Short-distance training plan
Planning to take on your first sportive event this summer? We’ve got just the programme to get you well on the way
Whether you’re taking up road riding for the first time, or simply starting out again after a winter off, you need to build up gradually. This plan will have you on course to complete a 50-mile sportive at a comfortable pace.
If you’re worrying about building up to a major summer challenge, the temptation can be to jump in feet-first and start cracking out the miles straight away, but there is no need to be hitting 50 miles until the day of the event itself. This plan is designed to improve your basic fitness and endurance.
It won’t give you the power to charge up mountains flat-out but it will make you fitter, help you recover faster and provide you with enough general fitness to complete a shorter distance sportive, or even a flat 100-mile ride.
How it works
Each week you’ll have four rides to do. Two weekday rides on Tuesdays and Thursdays, and two further rides at the weekend. You can, of course, move these rides around, but if possible try not to ride more than two days in a row, and try to make sure you take a day off after your longest ride.
In the fourth week the amount of riding scheduled drops back slightly, giving your body a little extra time to recover and rebuild itself stronger and fitter. The end of this final week would be the perfect time to do your sportive.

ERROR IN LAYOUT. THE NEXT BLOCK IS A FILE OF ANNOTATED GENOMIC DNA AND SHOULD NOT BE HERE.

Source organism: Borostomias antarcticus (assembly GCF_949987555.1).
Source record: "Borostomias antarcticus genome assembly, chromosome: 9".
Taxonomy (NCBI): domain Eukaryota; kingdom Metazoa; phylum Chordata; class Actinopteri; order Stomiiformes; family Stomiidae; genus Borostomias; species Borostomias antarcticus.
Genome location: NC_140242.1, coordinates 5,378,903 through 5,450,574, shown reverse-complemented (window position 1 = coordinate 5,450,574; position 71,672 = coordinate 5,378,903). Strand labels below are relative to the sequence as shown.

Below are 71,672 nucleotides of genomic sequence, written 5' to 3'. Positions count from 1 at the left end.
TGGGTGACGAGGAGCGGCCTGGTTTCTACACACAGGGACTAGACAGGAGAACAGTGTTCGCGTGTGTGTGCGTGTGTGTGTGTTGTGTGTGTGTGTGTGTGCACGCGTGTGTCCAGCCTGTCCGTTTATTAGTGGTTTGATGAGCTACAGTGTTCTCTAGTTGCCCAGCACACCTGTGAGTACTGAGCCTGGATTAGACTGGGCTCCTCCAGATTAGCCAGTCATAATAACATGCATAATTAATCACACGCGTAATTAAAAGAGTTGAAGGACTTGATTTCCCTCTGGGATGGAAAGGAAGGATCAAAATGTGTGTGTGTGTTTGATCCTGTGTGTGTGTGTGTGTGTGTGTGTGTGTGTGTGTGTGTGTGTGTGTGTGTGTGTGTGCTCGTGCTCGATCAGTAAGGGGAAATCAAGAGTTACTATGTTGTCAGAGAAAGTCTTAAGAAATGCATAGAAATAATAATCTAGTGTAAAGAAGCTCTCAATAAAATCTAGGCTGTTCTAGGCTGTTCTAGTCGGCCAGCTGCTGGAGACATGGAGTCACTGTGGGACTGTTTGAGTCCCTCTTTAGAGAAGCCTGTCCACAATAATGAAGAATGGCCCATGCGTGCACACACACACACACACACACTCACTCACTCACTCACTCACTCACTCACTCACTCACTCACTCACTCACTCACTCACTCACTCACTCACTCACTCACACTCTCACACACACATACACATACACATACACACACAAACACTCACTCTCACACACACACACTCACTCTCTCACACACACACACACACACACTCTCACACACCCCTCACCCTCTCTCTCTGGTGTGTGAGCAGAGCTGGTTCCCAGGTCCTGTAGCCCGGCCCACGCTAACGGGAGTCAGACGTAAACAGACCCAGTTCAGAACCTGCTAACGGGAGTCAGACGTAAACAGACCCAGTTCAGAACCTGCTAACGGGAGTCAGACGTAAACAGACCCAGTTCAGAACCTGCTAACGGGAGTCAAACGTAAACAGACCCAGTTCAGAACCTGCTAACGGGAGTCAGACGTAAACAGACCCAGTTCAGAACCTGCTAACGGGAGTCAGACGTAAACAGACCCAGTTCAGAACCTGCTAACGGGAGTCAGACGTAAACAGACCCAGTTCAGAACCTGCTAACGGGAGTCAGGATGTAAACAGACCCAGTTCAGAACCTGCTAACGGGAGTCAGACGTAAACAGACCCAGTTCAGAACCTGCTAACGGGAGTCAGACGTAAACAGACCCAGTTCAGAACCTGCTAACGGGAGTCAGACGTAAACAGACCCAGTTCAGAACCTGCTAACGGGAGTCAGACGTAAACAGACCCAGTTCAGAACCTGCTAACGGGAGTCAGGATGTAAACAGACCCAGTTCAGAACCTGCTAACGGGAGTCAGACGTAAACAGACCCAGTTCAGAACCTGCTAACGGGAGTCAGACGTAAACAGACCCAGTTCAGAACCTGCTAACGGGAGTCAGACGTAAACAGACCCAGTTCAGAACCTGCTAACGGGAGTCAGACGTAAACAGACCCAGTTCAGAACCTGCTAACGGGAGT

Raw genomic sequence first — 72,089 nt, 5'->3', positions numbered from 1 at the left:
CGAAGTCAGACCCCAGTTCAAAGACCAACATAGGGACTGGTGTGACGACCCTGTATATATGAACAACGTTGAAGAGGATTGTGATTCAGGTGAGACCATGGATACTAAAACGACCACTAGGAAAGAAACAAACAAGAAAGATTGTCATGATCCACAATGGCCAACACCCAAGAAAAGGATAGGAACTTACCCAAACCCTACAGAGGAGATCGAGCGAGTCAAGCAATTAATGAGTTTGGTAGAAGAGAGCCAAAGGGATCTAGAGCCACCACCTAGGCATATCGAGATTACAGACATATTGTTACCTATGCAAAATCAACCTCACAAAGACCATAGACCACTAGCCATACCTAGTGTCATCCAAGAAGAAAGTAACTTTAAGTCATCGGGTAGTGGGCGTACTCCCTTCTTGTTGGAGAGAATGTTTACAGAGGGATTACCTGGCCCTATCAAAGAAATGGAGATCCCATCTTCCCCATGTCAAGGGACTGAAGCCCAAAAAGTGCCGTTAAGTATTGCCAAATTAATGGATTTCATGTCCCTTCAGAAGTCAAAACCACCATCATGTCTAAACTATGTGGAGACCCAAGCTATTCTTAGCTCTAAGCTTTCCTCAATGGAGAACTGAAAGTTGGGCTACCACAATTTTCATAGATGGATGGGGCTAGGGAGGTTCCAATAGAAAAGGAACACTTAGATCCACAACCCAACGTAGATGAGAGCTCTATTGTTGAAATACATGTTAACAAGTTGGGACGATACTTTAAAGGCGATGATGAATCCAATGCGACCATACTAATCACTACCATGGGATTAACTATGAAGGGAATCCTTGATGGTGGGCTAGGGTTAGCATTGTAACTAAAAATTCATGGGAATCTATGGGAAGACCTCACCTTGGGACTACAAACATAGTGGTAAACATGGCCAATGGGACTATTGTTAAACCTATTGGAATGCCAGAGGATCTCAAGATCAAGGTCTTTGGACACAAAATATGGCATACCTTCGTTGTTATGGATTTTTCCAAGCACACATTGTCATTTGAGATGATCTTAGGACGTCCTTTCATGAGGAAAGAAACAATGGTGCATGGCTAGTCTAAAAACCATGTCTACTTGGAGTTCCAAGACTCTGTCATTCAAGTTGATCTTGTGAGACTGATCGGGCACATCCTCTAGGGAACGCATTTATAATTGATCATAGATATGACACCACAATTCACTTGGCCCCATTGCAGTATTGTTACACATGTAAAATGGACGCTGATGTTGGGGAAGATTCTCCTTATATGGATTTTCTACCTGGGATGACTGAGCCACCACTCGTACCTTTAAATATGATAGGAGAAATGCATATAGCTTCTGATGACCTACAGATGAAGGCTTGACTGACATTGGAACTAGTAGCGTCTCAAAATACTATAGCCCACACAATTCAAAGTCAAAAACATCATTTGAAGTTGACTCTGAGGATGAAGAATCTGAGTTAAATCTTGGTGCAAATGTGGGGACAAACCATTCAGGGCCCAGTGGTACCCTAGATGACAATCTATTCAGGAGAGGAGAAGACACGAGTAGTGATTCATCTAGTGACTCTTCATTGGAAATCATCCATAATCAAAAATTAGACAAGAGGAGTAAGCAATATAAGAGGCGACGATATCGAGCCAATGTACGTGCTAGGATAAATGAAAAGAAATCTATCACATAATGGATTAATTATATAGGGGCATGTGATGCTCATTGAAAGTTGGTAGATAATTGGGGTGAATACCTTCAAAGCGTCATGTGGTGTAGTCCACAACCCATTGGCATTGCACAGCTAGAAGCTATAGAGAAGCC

Long-distance training plan
Fancy a crack at a full-on, full-fat sportive epic? Then you need look no further than our long-distance training plan to get you on your way
This is the plan for you if you want to have the depth of endurance needed to keep the pace high despite fatigue. The pace at the front of a sportive is becoming increasingly racy. RideLondon’s front finishers averaged 25mph for the 100-mile course.
If you are going for gold or want to test yourself with a fast effort you need to do some hard training, brush up on your bike handling and have a little bit of tactical awareness. Sportives are not races — but some people certainly ride them as if they are!
How it works
You’ll need a decent base of winter riding under your belt to get the best out of this plan. Multiple two-hour Steady and Brisk rides and intervals during the week, as well as two weekend rides will be challenging but if you can stick to it then you will reap the rewards. You will need to think carefully about your fuelling before and during rides as well as your recovery afterwards.
Make sure you are careful to differentiate between effort levels — you really will need those easy days to be easy if you want to be fresh enough for the next day’s session.